Buttons reading 'Repeal Obamacare' are displayed at the American Conservative Union's annual Conservative Political Action Conference (CPAC) in Washington, Feb. 9, 2012. (Jonathan Ernst/Reuters)

It’s unlikely that the model in the Republican budget will prove sustainable. That legislation would repeal the Affordable Care Act, cut Medicaid by a third and adopt competitive bidding for Medicare. The likely result? The nation’s uninsured population would soar. In the long run — and quite possibly in the short run — that will increase the pressure for a universal system. Because Republicans don’t really have an idea for creating one, Democrats will step into the void.

In reply, Will Wilkinson snarked:

Even if the Republicans win, they lose, and Democrats get everything they always really wanted! This sort of thinking is so wishful it’s almost touching.

This is, I think, part of the unfortunate tendency for disputes over health-care reform to be framed in terms of which political party they benefit. As the thinking goes, if the Supreme Court overturns the Affordable Care Act and then Medicaid gets cut by a third, that’s bad for President Obama and the Democrats and good for Republicans.

That’s true, so far as it goes. But if health-care reform gets overturned, that’s primarily bad for the uninsured. Obama and the Democrats might be disappointed, but odds are they and their families will continue to enjoy health-insurance coverage. They’ll likely even continue to enjoy political success. It’s very easy to imagine health-care reform getting overturned in June and Obama and most incumbent Democrats getting reelected in November. It’s very hard to imagine health-care reform getting overturned and the 30 million people it’s expected to cover getting insured.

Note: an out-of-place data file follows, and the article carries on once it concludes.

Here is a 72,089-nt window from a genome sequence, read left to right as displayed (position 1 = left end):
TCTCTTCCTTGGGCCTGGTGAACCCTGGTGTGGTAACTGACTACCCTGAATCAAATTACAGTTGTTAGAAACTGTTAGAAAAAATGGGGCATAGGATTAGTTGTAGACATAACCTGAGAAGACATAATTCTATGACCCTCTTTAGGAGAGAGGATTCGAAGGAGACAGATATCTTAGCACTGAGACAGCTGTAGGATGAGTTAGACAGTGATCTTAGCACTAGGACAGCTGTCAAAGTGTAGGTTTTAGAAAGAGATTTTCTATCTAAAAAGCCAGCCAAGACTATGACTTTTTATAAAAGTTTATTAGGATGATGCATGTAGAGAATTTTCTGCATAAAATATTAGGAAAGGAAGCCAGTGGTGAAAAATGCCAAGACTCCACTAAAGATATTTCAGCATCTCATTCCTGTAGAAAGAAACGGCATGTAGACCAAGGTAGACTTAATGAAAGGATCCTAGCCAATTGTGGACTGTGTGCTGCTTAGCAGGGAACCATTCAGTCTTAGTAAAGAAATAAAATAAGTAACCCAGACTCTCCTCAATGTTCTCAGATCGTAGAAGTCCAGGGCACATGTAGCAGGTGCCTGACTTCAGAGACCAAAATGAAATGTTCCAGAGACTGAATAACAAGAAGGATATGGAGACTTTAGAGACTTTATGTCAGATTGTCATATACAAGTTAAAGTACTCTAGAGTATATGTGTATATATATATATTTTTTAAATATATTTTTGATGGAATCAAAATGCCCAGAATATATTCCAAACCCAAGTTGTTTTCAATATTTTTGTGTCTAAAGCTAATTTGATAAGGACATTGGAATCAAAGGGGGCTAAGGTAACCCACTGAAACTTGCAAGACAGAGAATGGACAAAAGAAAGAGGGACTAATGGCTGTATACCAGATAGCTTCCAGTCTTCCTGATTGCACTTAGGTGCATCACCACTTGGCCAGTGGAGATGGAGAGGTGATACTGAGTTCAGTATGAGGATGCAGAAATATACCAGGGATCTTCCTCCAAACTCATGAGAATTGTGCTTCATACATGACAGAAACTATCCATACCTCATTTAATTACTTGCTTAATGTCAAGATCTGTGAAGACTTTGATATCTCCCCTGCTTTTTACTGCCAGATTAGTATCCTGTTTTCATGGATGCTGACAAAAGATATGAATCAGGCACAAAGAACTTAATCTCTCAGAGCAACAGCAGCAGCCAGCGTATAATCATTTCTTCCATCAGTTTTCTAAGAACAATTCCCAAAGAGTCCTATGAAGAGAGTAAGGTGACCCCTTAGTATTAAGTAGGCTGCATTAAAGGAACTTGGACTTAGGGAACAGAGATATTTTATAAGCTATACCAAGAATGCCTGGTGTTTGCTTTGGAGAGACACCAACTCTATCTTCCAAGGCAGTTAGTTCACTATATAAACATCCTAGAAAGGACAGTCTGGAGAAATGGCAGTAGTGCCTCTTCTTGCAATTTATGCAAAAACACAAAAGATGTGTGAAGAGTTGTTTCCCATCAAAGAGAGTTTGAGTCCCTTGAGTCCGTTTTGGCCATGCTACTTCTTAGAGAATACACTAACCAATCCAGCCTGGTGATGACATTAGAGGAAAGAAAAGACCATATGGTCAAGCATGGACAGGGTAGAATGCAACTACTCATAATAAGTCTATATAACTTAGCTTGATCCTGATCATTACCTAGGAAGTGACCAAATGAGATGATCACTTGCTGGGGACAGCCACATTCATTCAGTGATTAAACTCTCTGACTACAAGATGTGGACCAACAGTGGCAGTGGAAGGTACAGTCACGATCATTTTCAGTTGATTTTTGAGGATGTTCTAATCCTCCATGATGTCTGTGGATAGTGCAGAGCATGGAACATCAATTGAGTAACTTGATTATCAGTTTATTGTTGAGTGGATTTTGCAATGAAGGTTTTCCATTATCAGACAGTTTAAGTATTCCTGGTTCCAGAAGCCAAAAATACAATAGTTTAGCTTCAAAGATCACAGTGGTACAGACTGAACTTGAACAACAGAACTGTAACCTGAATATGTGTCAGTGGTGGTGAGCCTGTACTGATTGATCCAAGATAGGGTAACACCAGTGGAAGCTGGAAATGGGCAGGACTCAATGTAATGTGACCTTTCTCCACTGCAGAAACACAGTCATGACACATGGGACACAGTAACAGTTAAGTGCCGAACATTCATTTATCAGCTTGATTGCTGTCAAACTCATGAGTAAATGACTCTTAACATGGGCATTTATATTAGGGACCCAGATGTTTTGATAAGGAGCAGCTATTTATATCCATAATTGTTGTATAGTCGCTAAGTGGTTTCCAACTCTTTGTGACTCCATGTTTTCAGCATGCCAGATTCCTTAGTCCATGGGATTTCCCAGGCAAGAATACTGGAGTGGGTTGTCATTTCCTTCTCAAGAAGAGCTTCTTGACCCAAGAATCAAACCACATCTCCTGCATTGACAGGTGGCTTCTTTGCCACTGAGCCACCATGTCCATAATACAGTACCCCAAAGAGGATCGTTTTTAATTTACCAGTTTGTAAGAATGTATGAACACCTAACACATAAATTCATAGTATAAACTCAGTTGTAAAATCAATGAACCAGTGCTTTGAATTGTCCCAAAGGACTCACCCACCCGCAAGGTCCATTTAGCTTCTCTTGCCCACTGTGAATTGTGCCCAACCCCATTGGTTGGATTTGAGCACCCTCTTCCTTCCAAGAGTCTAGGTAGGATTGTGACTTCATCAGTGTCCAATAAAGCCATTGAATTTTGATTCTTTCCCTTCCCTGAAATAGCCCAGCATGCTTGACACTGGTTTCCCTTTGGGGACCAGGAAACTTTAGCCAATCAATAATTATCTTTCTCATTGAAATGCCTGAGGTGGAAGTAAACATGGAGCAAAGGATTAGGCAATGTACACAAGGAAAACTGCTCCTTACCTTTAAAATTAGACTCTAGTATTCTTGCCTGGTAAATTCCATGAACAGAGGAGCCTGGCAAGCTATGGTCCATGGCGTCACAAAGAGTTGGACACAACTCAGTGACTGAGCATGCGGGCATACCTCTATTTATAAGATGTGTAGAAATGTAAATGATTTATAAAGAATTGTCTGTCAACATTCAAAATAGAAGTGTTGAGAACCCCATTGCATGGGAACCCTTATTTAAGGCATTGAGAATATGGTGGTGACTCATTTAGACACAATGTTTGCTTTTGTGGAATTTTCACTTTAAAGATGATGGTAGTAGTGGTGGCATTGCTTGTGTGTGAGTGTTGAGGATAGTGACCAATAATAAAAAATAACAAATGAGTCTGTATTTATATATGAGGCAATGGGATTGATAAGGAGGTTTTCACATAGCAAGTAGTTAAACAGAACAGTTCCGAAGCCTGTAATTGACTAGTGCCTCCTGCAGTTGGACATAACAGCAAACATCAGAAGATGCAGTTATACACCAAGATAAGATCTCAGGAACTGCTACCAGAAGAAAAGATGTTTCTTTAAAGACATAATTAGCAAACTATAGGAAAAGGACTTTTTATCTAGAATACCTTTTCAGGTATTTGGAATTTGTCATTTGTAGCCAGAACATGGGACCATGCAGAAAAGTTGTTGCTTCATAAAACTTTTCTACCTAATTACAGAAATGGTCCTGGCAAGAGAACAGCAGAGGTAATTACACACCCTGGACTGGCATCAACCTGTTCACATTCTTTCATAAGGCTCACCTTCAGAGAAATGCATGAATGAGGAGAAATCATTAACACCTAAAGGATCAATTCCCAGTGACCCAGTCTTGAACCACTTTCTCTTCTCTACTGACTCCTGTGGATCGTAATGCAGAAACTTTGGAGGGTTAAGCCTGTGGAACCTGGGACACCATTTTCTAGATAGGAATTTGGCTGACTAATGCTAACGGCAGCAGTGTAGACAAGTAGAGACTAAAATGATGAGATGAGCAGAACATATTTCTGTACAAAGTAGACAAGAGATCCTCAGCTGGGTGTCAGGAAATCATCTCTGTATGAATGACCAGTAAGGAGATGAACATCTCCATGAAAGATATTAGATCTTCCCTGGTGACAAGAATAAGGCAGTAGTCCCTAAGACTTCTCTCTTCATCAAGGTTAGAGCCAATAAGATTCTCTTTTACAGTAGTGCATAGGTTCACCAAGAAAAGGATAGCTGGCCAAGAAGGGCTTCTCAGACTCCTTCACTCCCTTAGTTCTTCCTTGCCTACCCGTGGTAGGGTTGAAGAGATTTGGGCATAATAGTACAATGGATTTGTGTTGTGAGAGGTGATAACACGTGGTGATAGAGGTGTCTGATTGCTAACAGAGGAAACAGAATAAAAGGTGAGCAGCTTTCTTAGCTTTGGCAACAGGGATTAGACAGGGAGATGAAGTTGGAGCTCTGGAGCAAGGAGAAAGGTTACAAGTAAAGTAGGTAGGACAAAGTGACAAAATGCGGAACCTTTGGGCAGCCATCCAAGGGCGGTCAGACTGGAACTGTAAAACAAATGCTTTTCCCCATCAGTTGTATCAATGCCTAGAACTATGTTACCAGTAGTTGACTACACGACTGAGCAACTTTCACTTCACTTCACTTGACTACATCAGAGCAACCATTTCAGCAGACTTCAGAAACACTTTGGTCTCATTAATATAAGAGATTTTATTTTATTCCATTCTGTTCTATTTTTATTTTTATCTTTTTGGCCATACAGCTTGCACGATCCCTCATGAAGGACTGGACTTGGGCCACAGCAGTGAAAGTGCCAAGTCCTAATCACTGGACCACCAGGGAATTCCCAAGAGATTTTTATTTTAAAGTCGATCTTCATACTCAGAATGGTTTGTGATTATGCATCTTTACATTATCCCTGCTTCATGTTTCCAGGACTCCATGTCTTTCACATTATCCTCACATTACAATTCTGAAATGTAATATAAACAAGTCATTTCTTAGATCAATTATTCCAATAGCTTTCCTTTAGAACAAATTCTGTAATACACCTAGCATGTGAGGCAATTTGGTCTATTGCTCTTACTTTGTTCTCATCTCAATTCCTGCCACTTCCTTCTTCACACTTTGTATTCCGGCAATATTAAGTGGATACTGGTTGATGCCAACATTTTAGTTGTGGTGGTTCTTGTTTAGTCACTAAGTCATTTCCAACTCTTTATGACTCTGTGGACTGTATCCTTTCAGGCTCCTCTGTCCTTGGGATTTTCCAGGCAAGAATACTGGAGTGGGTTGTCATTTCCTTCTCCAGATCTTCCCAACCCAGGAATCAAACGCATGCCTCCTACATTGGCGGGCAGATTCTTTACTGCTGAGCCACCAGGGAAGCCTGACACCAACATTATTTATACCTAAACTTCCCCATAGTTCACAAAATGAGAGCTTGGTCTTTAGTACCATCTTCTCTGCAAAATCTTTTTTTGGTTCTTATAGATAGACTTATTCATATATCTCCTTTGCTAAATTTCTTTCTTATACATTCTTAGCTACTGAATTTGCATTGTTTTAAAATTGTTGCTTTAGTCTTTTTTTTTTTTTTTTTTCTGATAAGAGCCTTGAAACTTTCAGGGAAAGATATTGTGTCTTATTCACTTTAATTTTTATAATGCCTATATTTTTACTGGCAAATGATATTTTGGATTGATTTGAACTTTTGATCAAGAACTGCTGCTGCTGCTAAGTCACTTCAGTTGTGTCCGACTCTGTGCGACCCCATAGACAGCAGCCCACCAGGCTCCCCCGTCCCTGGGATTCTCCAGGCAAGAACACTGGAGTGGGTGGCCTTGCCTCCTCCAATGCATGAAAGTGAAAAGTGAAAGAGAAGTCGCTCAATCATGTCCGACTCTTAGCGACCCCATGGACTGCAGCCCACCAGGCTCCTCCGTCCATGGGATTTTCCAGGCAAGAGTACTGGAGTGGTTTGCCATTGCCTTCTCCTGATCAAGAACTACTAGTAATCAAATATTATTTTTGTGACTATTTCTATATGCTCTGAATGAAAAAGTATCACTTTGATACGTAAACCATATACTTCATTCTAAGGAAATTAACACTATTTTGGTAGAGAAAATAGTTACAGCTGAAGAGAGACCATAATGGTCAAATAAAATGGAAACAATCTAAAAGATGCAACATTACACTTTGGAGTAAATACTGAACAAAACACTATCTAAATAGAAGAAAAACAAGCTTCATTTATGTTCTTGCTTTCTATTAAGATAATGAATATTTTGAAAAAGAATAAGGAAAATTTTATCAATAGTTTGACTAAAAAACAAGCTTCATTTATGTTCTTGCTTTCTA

There’s a flip side of this that you see on the left, and that many people thought they saw in my column: If the individual mandate is overturned, it will essentially wipe out the only plausible path to a sustainable private health-care system and single payer will be the eventual result. So: Yippee?

Not in my view. I think that path would look something like this: With health-care reform either repealed or overturned, both Democrats and Republicans shy away from proposing any big changes to the health-care system for the next decade or so. But with continued increases in the cost of health insurance and a steady erosion in employer-based coverage, Democrats begin dipping their toes in the water with a strategy based around incremental expansions of Medicare, Medicaid, and the Children’s Health Insurance Program. They move these policies through budget reconciliation, where they can be passed with 51 votes in the Senate, and, over time, this leads to more and more Americans being covered through public insurance. Eventually, we end up with something close to a single-payer system, as a majority of Americans — and particularly a majority of Americans who have significant health risks — are covered by the government.

The key word there is “eventually.” This is a long, ugly process that ensures a very large uninsured population for decades. It’s also a process that ensures there won’t be a coordinated effort to control costs for sometime. Yes, it might end up with a system that’s tilted further towards public insurance than what’s envisioned in the Affordable Care Act. But it’s not at all obvious it would be a good system, and, in the decades between here and there, there will be a lot of unnecessary suffering and deaths among the uninsured. That’s the real cost of losing this opportunity to insure 30 million people. And it’s a cost that too often gets swept under the rug in Washington’s handicapping of the political fallout.